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An automated machine learning approach to predict brain age from cortical anatomical measures

Research output: Contribution to journalArticle

Jessica Dafflon, Walter H L Pinaya, Federico Turkheimer, James H Cole, Robert Leech, Mathew A Harris, Simon R Cox, Heather C Whalley, Andrew M McIntosh, Peter J Hellyer

Original languageEnglish
JournalHuman Brain Mapping
DOIs
Publication statusE-pub ahead of print - 16 May 2020

Bibliographical note

© 2020 The Authors. Human Brain Mapping published by Wiley Periodicals, Inc.

King's Authors

Abstract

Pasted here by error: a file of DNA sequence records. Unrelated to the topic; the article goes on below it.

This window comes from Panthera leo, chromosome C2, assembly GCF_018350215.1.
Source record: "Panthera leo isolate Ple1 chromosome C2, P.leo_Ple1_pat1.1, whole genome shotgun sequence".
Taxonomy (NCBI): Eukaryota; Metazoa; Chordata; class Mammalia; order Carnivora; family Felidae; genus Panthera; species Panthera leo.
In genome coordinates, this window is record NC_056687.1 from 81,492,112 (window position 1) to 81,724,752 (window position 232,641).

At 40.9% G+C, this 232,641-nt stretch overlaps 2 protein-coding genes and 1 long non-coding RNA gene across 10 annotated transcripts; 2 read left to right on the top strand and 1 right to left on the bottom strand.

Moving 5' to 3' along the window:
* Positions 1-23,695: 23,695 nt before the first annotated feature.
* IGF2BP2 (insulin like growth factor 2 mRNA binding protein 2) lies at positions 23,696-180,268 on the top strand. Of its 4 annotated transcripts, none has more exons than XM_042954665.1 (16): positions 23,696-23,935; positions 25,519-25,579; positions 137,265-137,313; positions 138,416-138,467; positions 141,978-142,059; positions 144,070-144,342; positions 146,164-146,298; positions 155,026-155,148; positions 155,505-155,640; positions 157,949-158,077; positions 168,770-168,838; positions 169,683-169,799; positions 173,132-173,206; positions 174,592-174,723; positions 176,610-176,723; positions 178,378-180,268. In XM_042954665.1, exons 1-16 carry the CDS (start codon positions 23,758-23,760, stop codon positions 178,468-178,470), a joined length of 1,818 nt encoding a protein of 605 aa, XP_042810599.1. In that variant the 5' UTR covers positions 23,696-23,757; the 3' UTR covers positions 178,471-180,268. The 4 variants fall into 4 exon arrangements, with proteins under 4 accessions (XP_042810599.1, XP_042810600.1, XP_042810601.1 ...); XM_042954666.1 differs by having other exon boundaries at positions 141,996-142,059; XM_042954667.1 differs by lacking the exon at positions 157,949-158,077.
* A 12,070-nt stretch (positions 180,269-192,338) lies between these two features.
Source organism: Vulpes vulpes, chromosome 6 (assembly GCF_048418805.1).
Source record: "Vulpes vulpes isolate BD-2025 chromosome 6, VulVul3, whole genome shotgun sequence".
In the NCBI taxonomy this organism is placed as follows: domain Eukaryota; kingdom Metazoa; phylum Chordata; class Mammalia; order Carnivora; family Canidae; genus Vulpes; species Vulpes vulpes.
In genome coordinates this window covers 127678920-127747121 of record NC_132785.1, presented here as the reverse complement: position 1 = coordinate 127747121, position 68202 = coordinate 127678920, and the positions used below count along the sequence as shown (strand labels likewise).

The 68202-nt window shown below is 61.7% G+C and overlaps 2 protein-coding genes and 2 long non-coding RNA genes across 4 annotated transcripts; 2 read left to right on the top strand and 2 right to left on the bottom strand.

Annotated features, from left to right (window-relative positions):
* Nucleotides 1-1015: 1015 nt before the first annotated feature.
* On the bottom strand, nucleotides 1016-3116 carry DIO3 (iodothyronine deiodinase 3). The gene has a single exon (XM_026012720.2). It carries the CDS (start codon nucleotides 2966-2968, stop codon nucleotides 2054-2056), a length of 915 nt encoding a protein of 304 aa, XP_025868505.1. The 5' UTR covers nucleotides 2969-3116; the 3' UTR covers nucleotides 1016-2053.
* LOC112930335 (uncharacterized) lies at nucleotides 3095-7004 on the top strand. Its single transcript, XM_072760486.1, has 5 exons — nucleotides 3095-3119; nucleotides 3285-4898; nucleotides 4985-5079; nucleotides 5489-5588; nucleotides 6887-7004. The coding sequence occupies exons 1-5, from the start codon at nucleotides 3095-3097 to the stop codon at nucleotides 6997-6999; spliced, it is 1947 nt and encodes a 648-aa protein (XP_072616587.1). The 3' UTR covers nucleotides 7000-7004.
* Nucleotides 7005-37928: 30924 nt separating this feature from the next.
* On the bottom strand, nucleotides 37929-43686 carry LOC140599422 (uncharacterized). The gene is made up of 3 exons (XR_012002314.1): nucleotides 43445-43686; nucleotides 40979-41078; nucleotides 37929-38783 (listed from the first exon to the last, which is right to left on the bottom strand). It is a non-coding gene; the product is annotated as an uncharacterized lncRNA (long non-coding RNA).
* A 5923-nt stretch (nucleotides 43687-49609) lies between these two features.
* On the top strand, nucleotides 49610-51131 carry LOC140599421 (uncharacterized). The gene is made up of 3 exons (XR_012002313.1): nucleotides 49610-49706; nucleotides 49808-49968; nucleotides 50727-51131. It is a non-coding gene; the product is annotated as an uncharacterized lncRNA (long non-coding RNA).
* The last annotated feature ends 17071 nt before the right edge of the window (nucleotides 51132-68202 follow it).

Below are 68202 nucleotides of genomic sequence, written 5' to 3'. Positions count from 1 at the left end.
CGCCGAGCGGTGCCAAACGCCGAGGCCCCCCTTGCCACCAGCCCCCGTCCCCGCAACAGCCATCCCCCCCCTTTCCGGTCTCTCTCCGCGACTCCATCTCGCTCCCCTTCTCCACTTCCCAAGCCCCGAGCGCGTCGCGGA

The use of machine learning (ML) algorithms has significantly increased in neuroscience. However, from the vast extent of possible ML algorithms, which one is the optimal model to predict the target variable? What are the hyperparameters for such a model? Given the plethora of possible answers to these questions, in the last years, automated ML (autoML) has been gaining attention. Here, we apply an autoML library called Tree-based Pipeline Optimisation Tool (TPOT) which uses a tree-based representation of ML pipelines and conducts a genetic programming-based approach to find the model and its hyperparameters that more closely predicts the subject's true age. To explore autoML and evaluate its efficacy within neuroimaging data sets, we chose a problem that has been the focus of previous extensive study: brain age prediction. Without any prior knowledge, TPOT was able to scan through the model space and create pipelines that outperformed the state-of-the-art accuracy for Freesurfer-based models using only thickness and volume information for anatomical structure. In particular, we compared the performance of TPOT (mean absolute error [MAE]: 4.612 ± .124 years) and a relevance vector regression (MAE 5.474 ± .140 years). TPOT also suggested interesting combinations of models that do not match the current most used models for brain prediction but generalise well to unseen data. AutoML showed promising results as a data-driven approach to find optimal models for neuroimaging applications.

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